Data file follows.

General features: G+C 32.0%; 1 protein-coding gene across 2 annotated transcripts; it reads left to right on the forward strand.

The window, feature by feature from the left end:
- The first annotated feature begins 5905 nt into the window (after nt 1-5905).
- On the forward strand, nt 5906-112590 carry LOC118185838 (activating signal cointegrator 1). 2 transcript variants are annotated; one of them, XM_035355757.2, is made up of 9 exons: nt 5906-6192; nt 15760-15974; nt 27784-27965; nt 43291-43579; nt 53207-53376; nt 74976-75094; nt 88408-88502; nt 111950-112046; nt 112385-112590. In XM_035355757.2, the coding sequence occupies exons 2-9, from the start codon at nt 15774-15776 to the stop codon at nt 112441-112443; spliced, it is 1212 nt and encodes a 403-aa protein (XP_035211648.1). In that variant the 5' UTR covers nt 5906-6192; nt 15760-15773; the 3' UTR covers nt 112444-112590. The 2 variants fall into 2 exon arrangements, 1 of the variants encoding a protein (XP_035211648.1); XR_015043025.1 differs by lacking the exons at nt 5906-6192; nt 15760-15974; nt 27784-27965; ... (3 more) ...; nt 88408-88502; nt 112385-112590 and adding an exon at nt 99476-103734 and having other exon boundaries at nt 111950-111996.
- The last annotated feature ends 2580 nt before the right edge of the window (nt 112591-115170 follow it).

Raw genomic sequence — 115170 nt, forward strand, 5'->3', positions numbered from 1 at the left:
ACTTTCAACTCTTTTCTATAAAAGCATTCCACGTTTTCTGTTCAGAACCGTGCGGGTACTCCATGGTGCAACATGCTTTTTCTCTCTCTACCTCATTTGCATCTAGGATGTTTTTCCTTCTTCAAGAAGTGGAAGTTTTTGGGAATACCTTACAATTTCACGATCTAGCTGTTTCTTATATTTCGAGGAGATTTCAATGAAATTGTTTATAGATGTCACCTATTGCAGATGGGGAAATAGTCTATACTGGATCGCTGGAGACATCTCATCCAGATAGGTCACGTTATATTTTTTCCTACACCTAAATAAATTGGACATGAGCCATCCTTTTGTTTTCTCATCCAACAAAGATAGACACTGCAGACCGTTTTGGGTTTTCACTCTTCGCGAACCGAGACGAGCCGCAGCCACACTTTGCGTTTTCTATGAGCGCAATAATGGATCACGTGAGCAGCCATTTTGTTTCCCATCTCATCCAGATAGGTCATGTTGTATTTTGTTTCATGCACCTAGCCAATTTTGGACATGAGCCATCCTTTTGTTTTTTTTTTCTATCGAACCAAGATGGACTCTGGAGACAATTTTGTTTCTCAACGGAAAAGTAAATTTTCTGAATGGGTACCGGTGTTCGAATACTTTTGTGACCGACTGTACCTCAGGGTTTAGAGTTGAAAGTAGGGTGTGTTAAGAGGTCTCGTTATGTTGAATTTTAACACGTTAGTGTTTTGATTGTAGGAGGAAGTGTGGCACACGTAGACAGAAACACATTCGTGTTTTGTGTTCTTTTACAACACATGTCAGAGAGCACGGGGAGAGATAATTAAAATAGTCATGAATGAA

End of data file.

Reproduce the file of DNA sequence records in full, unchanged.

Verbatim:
General features: G+C 32.0%; 1 protein-coding gene across 2 annotated transcripts; it reads left to right on the forward strand.

The window, feature by feature from the left end:
- The first annotated feature begins 5905 nt into the window (after nt 1-5905).
- On the forward strand, nt 5906-112590 carry LOC118185838 (activating signal cointegrator 1). 2 transcript variants are annotated; one of them, XM_035355757.2, is made up of 9 exons: nt 5906-6192; nt 15760-15974; nt 27784-27965; nt 43291-43579; nt 53207-53376; nt 74976-75094; nt 88408-88502; nt 111950-112046; nt 112385-112590. In XM_035355757.2, the coding sequence occupies exons 2-9, from the start codon at nt 15774-15776 to the stop codon at nt 112441-112443; spliced, it is 1212 nt and encodes a 403-aa protein (XP_035211648.1). In that variant the 5' UTR covers nt 5906-6192; nt 15760-15773; the 3' UTR covers nt 112444-112590. The 2 variants fall into 2 exon arrangements, 1 of the variants encoding a protein (XP_035211648.1); XR_015043025.1 differs by lacking the exons at nt 5906-6192; nt 15760-15974; nt 27784-27965; ... (3 more) ...; nt 88408-88502; nt 112385-112590 and adding an exon at nt 99476-103734 and having other exon boundaries at nt 111950-111996.
- The last annotated feature ends 2580 nt before the right edge of the window (nt 112591-115170 follow it).

Raw genomic sequence — 115170 nt, forward strand, 5'->3', positions numbered from 1 at the left:
ACTTTCAACTCTTTTCTATAAAAGCATTCCACGTTTTCTGTTCAGAACCGTGCGGGTACTCCATGGTGCAACATGCTTTTTCTCTCTCTACCTCATTTGCATCTAGGATGTTTTTCCTTCTTCAAGAAGTGGAAGTTTTTGGGAATACCTTACAATTTCACGATCTAGCTGTTTCTTATATTTCGAGGAGATTTCAATGAAATTGTTTATAGATGTCACCTATTGCAGATGGGGAAATAGTCTATACTGGATCGCTGGAGACATCTCATCCAGATAGGTCACGTTATATTTTTTCCTACACCTAAATAAATTGGACATGAGCCATCCTTTTGTTTTCTCATCCAACAAAGATAGACACTGCAGACCGTTTTGGGTTTTCACTCTTCGCGAACCGAGACGAGCCGCAGCCACACTTTGCGTTTTCTATGAGCGCAATAATGGATCACGTGAGCAGCCATTTTGTTTCCCATCTCATCCAGATAGGTCATGTTGTATTTTGTTTCATGCACCTAGCCAATTTTGGACATGAGCCATCCTTTTGTTTTTTTTTTCTATCGAACCAAGATGGACTCTGGAGACAATTTTGTTTCTCAACGGAAAAGTAAATTTTCTGAATGGGTACCGGTGTTCGAATACTTTTGTGACCGACTGTACCTCAGGGTTTAGAGTTGAAAGTAGGGTGTGTTAAGAGGTCTCGTTATGTTGAATTTTAACACGTTAGTGTTTTGATTGTAGGAGGAAGTGTGGCACACGTAGACAGAAACACATTCGTGTTTTGTGTTCTTTTACAACACATGTCAGAGAGCACGGGGAGAGATAATTAAAATAGTCATGAATGAA